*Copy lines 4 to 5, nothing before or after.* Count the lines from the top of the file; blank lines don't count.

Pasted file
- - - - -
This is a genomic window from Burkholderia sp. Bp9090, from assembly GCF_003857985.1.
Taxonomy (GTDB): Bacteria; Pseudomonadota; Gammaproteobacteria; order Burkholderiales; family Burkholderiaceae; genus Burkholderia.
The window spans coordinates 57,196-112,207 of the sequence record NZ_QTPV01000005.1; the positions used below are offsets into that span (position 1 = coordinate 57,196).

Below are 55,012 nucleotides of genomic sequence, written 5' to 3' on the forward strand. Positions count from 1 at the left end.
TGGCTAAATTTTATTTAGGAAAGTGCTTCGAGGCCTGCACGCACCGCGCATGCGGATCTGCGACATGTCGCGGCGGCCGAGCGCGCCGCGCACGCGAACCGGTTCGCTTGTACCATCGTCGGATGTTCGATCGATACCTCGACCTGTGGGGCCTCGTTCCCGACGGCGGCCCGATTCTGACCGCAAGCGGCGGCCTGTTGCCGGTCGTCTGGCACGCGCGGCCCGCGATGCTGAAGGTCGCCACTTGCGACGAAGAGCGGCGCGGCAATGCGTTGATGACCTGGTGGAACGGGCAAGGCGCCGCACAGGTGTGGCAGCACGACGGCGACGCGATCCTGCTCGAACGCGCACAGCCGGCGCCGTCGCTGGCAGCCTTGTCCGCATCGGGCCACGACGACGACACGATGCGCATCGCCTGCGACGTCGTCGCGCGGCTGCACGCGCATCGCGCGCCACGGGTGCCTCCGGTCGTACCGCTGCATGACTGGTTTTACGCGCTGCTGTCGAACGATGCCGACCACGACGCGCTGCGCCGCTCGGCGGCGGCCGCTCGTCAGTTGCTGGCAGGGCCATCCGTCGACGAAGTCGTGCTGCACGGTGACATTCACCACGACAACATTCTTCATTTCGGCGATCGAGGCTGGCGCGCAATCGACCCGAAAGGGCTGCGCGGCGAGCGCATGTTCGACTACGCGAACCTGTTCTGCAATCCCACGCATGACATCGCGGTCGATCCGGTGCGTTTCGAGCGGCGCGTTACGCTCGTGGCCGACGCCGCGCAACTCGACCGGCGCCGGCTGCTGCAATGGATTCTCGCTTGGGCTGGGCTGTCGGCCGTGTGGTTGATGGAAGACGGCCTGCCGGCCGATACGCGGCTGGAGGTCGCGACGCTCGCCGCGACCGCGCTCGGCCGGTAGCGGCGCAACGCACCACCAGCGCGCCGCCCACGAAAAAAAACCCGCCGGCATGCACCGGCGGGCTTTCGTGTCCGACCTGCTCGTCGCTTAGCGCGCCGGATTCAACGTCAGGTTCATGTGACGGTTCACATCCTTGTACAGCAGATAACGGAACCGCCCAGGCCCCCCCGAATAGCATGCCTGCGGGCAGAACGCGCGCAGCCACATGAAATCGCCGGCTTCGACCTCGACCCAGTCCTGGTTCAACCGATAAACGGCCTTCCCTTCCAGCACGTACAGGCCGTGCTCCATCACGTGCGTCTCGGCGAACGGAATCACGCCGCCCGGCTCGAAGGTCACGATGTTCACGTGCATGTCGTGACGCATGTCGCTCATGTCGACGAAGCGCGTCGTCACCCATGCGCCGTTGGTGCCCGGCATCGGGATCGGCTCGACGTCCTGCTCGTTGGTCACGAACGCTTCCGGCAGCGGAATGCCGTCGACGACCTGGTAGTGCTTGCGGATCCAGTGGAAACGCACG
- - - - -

Below are 55,012 nucleotides of genomic sequence, written 5' to 3' on the forward strand. Positions count from 1 at the left end.
TGGCTAAATTTTATTTAGGAAAGTGCTTCGAGGCCTGCACGCACCGCGCATGCGGATCTGCGACATGTCGCGGCGGCCGAGCGCGCCGCGCACGCGAACCGGTTCGCTTGTACCATCGTCGGATGTTCGATCGATACCTCGACCTGTGGGGCCTCGTTCCCGACGGCGGCCCGATTCTGACCGCAAGCGGCGGCCTGTTGCCGGTCGTCTGGCACGCGCGGCCCGCGATGCTGAAGGTCGCCACTTGCGACGAAGAGCGGCGCGGCAATGCGTTGATGACCTGGTGGAACGGGCAAGGCGCCGCACAGGTGTGGCAGCACGACGGCGACGCGATCCTGCTCGAACGCGCACAGCCGGCGCCGTCGCTGGCAGCCTTGTCCGCATCGGGCCACGACGACGACACGATGCGCATCGCCTGCGACGTCGTCGCGCGGCTGCACGCGCATCGCGCGCCACGGGTGCCTCCGGTCGTACCGCTGCATGACTGGTTTTACGCGCTGCTGTCGAACGATGCCGACCACGACGCGCTGCGCCGCTCGGCGGCGGCCGCTCGTCAGTTGCTGGCAGGGCCATCCGTCGACGAAGTCGTGCTGCACGGTGACATTCACCACGACAACATTCTTCATTTCGGCGATCGAGGCTGGCGCGCAATCGACCCGAAAGGGCTGCGCGGCGAGCGCATGTTCGACTACGCGAACCTGTTCTGCAATCCCACGCATGACATCGCGGTCGATCCGGTGCGTTTCGAGCGGCGCGTTACGCTCGTGGCCGACGCCGCGCAACTCGACCGGCGCCGGCTGCTGCAATGGATTCTCGCTTGGGCTGGGCTGTCGGCCGTGTGGTTGATGGAAGACGGCCTGCCGGCCGATACGCGGCTGGAGGTCGCGACGCTCGCCGCGACCGCGCTCGGCCGGTAGCGGCGCAACGCACCACCAGCGCGCCGCCCACGAAAAAAAACCCGCCGGCATGCACCGGCGGGCTTTCGTGTCCGACCTGCTCGTCGCTTAGCGCGCCGGATTCAACGTCAGGTTCATGTGACGGTTCACATCCTTGTACAGCAGATAACGGAACCGCCCAGGCCCCCCCGAATAGCATGCCTGCGGGCAGAACGCGCGCAGCCACATGAAATCGCCGGCTTCGACCTCGACCCAGTCCTGGTTCAACCGATAAACGGCCTTCCCTTCCAGCACGTACAGGCCGTGCTCCATCACGTGCGTCTCGGCGAACGGAATCACGCCGCCCGGCTCGAAGGTCACGATGTTCACGTGCATGTCGTGACGCATGTCGCTCATGTCGACGAAGCGCGTCGTCACCCATGCGCCGTTGGTGCCCGGCATCGGGATCGGCTCGACGTCCTGCTCGTTGGTCACGAACGCTTCCGGCAGCGGAATGCCGTCGACGACCTGGTAGTGCTTGCGGATCCAGTGGAAACGCACG